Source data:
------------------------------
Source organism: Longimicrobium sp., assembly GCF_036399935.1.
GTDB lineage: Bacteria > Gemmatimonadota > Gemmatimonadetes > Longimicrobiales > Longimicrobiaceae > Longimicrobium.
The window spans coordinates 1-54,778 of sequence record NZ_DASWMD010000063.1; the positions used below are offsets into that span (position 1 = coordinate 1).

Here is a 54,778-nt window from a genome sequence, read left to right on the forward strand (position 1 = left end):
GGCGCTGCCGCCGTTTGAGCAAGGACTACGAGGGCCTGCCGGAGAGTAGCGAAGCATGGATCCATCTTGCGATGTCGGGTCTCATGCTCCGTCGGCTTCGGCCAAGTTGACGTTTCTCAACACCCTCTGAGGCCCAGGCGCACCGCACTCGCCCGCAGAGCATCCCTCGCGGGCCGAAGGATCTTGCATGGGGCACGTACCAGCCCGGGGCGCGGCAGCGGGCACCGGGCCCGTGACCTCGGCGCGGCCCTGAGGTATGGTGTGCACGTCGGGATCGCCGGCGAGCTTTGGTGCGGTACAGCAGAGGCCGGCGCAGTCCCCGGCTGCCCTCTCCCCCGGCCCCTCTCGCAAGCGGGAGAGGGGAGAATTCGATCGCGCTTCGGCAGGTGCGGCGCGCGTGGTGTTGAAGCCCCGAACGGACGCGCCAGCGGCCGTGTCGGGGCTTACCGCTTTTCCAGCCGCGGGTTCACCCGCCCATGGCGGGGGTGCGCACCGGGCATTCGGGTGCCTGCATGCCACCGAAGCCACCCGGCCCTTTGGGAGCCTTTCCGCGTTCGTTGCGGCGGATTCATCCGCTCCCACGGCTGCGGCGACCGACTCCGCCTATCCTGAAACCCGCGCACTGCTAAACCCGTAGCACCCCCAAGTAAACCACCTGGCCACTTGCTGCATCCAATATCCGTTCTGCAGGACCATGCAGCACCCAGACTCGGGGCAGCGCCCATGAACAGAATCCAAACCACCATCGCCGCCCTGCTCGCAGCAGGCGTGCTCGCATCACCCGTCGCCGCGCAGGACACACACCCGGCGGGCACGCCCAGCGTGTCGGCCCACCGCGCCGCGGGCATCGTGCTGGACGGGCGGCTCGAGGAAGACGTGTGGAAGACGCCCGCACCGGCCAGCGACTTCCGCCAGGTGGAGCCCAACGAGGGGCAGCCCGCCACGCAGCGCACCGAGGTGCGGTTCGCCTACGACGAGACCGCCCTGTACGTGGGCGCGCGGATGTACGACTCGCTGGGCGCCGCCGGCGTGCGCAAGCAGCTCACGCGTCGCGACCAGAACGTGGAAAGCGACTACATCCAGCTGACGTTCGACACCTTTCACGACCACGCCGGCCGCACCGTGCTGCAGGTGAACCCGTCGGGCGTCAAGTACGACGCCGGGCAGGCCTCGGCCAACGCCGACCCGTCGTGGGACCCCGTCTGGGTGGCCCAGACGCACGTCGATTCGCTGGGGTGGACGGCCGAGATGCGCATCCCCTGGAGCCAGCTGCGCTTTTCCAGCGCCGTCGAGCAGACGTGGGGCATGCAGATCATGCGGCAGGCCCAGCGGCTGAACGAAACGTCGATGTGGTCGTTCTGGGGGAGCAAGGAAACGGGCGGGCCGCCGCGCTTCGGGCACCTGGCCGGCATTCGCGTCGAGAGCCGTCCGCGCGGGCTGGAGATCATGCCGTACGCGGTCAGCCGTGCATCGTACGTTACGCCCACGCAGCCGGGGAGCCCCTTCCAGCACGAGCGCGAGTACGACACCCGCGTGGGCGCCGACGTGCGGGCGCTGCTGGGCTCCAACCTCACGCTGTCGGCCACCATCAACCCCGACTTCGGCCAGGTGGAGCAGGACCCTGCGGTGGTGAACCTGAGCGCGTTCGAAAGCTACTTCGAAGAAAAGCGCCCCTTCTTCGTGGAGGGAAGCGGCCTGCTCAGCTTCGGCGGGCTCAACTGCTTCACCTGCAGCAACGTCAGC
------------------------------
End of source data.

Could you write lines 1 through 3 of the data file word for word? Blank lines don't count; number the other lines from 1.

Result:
Source organism: Longimicrobium sp., assembly GCF_036399935.1.
GTDB lineage: Bacteria > Gemmatimonadota > Gemmatimonadetes > Longimicrobiales > Longimicrobiaceae > Longimicrobium.
The window spans coordinates 1-54,778 of sequence record NZ_DASWMD010000063.1; the positions used below are offsets into that span (position 1 = coordinate 1).